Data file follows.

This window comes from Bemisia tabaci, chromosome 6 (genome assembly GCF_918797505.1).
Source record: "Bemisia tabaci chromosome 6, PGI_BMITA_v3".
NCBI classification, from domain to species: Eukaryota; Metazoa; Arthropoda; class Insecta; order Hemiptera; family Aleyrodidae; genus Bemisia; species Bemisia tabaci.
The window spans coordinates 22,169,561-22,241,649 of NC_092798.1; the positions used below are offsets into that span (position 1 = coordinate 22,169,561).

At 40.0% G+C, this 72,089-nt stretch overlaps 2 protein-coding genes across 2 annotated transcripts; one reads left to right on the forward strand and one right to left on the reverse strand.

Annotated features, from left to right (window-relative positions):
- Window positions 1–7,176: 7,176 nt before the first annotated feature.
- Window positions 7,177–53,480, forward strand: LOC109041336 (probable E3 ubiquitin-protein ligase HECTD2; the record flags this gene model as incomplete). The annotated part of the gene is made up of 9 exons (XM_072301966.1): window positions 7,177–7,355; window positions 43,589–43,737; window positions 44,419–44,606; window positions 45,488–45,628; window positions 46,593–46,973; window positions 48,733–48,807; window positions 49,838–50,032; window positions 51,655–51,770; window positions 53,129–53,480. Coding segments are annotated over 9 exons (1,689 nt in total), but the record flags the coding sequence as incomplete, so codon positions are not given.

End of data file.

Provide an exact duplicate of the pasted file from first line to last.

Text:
This window comes from Bemisia tabaci, chromosome 6 (genome assembly GCF_918797505.1).
Source record: "Bemisia tabaci chromosome 6, PGI_BMITA_v3".
NCBI classification, from domain to species: Eukaryota; Metazoa; Arthropoda; class Insecta; order Hemiptera; family Aleyrodidae; genus Bemisia; species Bemisia tabaci.
The window spans coordinates 22,169,561-22,241,649 of NC_092798.1; the positions used below are offsets into that span (position 1 = coordinate 22,169,561).

At 40.0% G+C, this 72,089-nt stretch overlaps 2 protein-coding genes across 2 annotated transcripts; one reads left to right on the forward strand and one right to left on the reverse strand.

Annotated features, from left to right (window-relative positions):
- Window positions 1–7,176: 7,176 nt before the first annotated feature.
- Window positions 7,177–53,480, forward strand: LOC109041336 (probable E3 ubiquitin-protein ligase HECTD2; the record flags this gene model as incomplete). The annotated part of the gene is made up of 9 exons (XM_072301966.1): window positions 7,177–7,355; window positions 43,589–43,737; window positions 44,419–44,606; window positions 45,488–45,628; window positions 46,593–46,973; window positions 48,733–48,807; window positions 49,838–50,032; window positions 51,655–51,770; window positions 53,129–53,480. Coding segments are annotated over 9 exons (1,689 nt in total), but the record flags the coding sequence as incomplete, so codon positions are not given.